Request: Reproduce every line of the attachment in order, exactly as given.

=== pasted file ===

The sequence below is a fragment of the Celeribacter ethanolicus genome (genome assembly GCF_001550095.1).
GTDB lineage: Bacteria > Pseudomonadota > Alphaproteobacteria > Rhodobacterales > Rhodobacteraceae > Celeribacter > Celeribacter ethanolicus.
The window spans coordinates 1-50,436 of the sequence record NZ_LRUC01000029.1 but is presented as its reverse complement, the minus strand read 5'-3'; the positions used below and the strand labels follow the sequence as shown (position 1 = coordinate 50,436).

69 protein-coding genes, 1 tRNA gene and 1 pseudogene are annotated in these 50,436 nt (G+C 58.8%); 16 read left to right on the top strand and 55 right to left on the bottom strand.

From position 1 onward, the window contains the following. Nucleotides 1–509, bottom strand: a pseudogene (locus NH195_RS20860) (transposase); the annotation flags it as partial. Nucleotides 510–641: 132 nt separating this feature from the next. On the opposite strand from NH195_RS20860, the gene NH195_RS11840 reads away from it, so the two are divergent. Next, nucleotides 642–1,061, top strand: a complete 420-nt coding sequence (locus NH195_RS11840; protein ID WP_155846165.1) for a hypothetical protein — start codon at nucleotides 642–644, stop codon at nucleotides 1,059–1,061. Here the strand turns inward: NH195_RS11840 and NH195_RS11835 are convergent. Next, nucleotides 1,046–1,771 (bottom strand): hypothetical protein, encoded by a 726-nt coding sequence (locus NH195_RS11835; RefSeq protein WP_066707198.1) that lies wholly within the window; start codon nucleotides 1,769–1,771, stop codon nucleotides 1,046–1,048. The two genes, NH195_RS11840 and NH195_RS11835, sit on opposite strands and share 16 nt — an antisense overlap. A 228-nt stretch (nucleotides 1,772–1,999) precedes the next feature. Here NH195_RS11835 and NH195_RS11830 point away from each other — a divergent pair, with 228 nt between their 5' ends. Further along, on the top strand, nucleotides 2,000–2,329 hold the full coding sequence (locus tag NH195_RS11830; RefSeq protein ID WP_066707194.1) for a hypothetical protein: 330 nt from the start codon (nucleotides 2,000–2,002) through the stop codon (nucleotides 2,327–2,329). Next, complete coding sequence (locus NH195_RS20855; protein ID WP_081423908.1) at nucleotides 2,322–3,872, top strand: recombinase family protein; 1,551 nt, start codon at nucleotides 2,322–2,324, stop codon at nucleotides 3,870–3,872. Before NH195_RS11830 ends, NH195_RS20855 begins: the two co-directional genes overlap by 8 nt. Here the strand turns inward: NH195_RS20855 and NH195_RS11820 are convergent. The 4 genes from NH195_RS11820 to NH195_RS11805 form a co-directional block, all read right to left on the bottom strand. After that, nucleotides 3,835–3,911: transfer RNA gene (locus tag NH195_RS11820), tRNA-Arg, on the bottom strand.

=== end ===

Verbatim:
The sequence below is a fragment of the Celeribacter ethanolicus genome (genome assembly GCF_001550095.1).
GTDB lineage: Bacteria > Pseudomonadota > Alphaproteobacteria > Rhodobacterales > Rhodobacteraceae > Celeribacter > Celeribacter ethanolicus.
The window spans coordinates 1-50,436 of the sequence record NZ_LRUC01000029.1 but is presented as its reverse complement, the minus strand read 5'-3'; the positions used below and the strand labels follow the sequence as shown (position 1 = coordinate 50,436).

69 protein-coding genes, 1 tRNA gene and 1 pseudogene are annotated in these 50,436 nt (G+C 58.8%); 16 read left to right on the top strand and 55 right to left on the bottom strand.

From position 1 onward, the window contains the following. Nucleotides 1–509, bottom strand: a pseudogene (locus NH195_RS20860) (transposase); the annotation flags it as partial. Nucleotides 510–641: 132 nt separating this feature from the next. On the opposite strand from NH195_RS20860, the gene NH195_RS11840 reads away from it, so the two are divergent. Next, nucleotides 642–1,061, top strand: a complete 420-nt coding sequence (locus NH195_RS11840; protein ID WP_155846165.1) for a hypothetical protein — start codon at nucleotides 642–644, stop codon at nucleotides 1,059–1,061. Here the strand turns inward: NH195_RS11840 and NH195_RS11835 are convergent. Next, nucleotides 1,046–1,771 (bottom strand): hypothetical protein, encoded by a 726-nt coding sequence (locus NH195_RS11835; RefSeq protein WP_066707198.1) that lies wholly within the window; start codon nucleotides 1,769–1,771, stop codon nucleotides 1,046–1,048. The two genes, NH195_RS11840 and NH195_RS11835, sit on opposite strands and share 16 nt — an antisense overlap. A 228-nt stretch (nucleotides 1,772–1,999) precedes the next feature. Here NH195_RS11835 and NH195_RS11830 point away from each other — a divergent pair, with 228 nt between their 5' ends. Further along, on the top strand, nucleotides 2,000–2,329 hold the full coding sequence (locus tag NH195_RS11830; RefSeq protein ID WP_066707194.1) for a hypothetical protein: 330 nt from the start codon (nucleotides 2,000–2,002) through the stop codon (nucleotides 2,327–2,329). Next, complete coding sequence (locus NH195_RS20855; protein ID WP_081423908.1) at nucleotides 2,322–3,872, top strand: recombinase family protein; 1,551 nt, start codon at nucleotides 2,322–2,324, stop codon at nucleotides 3,870–3,872. Before NH195_RS11830 ends, NH195_RS20855 begins: the two co-directional genes overlap by 8 nt. Here the strand turns inward: NH195_RS20855 and NH195_RS11820 are convergent. The 4 genes from NH195_RS11820 to NH195_RS11805 form a co-directional block, all read right to left on the bottom strand. After that, nucleotides 3,835–3,911: transfer RNA gene (locus tag NH195_RS11820), tRNA-Arg, on the bottom strand.